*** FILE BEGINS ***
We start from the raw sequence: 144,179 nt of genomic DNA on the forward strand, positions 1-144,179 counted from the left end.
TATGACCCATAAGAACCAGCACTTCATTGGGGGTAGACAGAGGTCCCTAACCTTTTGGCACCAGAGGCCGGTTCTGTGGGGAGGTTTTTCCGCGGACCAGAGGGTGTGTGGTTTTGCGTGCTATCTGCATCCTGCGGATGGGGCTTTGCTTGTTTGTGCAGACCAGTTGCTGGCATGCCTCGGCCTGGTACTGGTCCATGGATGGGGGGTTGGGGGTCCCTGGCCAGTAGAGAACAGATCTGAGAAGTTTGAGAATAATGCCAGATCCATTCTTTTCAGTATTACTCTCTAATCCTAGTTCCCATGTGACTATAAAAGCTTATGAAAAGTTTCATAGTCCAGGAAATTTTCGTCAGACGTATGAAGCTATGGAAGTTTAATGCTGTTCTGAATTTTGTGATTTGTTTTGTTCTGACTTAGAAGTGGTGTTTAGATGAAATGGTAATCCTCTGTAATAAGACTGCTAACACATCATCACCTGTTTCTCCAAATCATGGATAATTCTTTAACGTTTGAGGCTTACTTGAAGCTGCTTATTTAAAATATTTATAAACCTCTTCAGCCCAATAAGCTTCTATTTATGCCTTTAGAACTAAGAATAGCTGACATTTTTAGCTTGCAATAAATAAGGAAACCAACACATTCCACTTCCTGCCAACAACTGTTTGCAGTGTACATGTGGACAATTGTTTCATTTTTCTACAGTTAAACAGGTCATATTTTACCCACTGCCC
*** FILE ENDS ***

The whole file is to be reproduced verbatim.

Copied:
We start from the raw sequence: 144,179 nt of genomic DNA on the forward strand, positions 1-144,179 counted from the left end.
TATGACCCATAAGAACCAGCACTTCATTGGGGGTAGACAGAGGTCCCTAACCTTTTGGCACCAGAGGCCGGTTCTGTGGGGAGGTTTTTCCGCGGACCAGAGGGTGTGTGGTTTTGCGTGCTATCTGCATCCTGCGGATGGGGCTTTGCTTGTTTGTGCAGACCAGTTGCTGGCATGCCTCGGCCTGGTACTGGTCCATGGATGGGGGGTTGGGGGTCCCTGGCCAGTAGAGAACAGATCTGAGAAGTTTGAGAATAATGCCAGATCCATTCTTTTCAGTATTACTCTCTAATCCTAGTTCCCATGTGACTATAAAAGCTTATGAAAAGTTTCATAGTCCAGGAAATTTTCGTCAGACGTATGAAGCTATGGAAGTTTAATGCTGTTCTGAATTTTGTGATTTGTTTTGTTCTGACTTAGAAGTGGTGTTTAGATGAAATGGTAATCCTCTGTAATAAGACTGCTAACACATCATCACCTGTTTCTCCAAATCATGGATAATTCTTTAACGTTTGAGGCTTACTTGAAGCTGCTTATTTAAAATATTTATAAACCTCTTCAGCCCAATAAGCTTCTATTTATGCCTTTAGAACTAAGAATAGCTGACATTTTTAGCTTGCAATAAATAAGGAAACCAACACATTCCACTTCCTGCCAACAACTGTTTGCAGTGTACATGTGGACAATTGTTTCATTTTTCTACAGTTAAACAGGTCATATTTTACCCACTGCCC